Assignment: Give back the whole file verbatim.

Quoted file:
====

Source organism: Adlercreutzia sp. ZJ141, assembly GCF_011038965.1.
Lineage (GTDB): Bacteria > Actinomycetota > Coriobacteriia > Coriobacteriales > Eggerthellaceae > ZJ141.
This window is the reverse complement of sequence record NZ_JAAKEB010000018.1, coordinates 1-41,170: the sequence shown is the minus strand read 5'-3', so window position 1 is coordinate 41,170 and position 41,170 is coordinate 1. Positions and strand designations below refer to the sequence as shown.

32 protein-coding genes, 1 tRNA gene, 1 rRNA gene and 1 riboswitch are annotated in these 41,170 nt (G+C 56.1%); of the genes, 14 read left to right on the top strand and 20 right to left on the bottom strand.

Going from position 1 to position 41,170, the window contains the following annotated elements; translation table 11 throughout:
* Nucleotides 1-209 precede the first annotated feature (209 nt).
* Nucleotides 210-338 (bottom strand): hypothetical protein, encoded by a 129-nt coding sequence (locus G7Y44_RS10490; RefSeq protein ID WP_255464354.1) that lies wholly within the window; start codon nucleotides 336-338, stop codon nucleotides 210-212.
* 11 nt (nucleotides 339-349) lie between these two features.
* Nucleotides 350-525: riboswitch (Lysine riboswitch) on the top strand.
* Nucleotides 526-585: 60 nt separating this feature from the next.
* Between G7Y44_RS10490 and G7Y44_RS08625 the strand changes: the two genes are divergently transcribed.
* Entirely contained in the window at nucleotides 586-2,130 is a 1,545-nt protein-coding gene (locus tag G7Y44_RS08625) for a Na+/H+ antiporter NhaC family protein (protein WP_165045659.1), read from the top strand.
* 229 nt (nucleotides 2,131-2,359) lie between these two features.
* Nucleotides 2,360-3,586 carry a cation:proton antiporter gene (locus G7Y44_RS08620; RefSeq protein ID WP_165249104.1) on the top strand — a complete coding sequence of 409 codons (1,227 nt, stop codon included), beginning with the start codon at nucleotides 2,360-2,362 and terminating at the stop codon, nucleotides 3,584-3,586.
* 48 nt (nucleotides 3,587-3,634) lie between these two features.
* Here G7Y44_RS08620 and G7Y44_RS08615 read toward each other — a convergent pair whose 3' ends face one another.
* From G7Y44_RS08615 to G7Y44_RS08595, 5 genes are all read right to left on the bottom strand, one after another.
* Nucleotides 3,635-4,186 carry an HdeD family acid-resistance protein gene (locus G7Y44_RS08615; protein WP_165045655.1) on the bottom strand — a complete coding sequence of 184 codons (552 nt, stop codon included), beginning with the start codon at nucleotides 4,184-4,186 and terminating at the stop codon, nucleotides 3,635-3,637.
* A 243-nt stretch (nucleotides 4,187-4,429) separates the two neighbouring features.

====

Source organism: Adlercreutzia sp. ZJ141, assembly GCF_011038965.1.
Lineage (GTDB): Bacteria > Actinomycetota > Coriobacteriia > Coriobacteriales > Eggerthellaceae > ZJ141.
This window is the reverse complement of sequence record NZ_JAAKEB010000018.1, coordinates 1-41,170: the sequence shown is the minus strand read 5'-3', so window position 1 is coordinate 41,170 and position 41,170 is coordinate 1. Positions and strand designations below refer to the sequence as shown.

32 protein-coding genes, 1 tRNA gene, 1 rRNA gene and 1 riboswitch are annotated in these 41,170 nt (G+C 56.1%); of the genes, 14 read left to right on the top strand and 20 right to left on the bottom strand.

Going from position 1 to position 41,170, the window contains the following annotated elements; translation table 11 throughout:
* Nucleotides 1-209 precede the first annotated feature (209 nt).
* Nucleotides 210-338 (bottom strand): hypothetical protein, encoded by a 129-nt coding sequence (locus G7Y44_RS10490; RefSeq protein ID WP_255464354.1) that lies wholly within the window; start codon nucleotides 336-338, stop codon nucleotides 210-212.
* 11 nt (nucleotides 339-349) lie between these two features.
* Nucleotides 350-525: riboswitch (Lysine riboswitch) on the top strand.
* Nucleotides 526-585: 60 nt separating this feature from the next.
* Between G7Y44_RS10490 and G7Y44_RS08625 the strand changes: the two genes are divergently transcribed.
* Entirely contained in the window at nucleotides 586-2,130 is a 1,545-nt protein-coding gene (locus tag G7Y44_RS08625) for a Na+/H+ antiporter NhaC family protein (protein WP_165045659.1), read from the top strand.
* 229 nt (nucleotides 2,131-2,359) lie between these two features.
* Nucleotides 2,360-3,586 carry a cation:proton antiporter gene (locus G7Y44_RS08620; RefSeq protein ID WP_165249104.1) on the top strand — a complete coding sequence of 409 codons (1,227 nt, stop codon included), beginning with the start codon at nucleotides 2,360-2,362 and terminating at the stop codon, nucleotides 3,584-3,586.
* 48 nt (nucleotides 3,587-3,634) lie between these two features.
* Here G7Y44_RS08620 and G7Y44_RS08615 read toward each other — a convergent pair whose 3' ends face one another.
* From G7Y44_RS08615 to G7Y44_RS08595, 5 genes are all read right to left on the bottom strand, one after another.
* Nucleotides 3,635-4,186 carry an HdeD family acid-resistance protein gene (locus G7Y44_RS08615; protein WP_165045655.1) on the bottom strand — a complete coding sequence of 184 codons (552 nt, stop codon included), beginning with the start codon at nucleotides 4,184-4,186 and terminating at the stop codon, nucleotides 3,635-3,637.
* A 243-nt stretch (nucleotides 4,187-4,429) separates the two neighbouring features.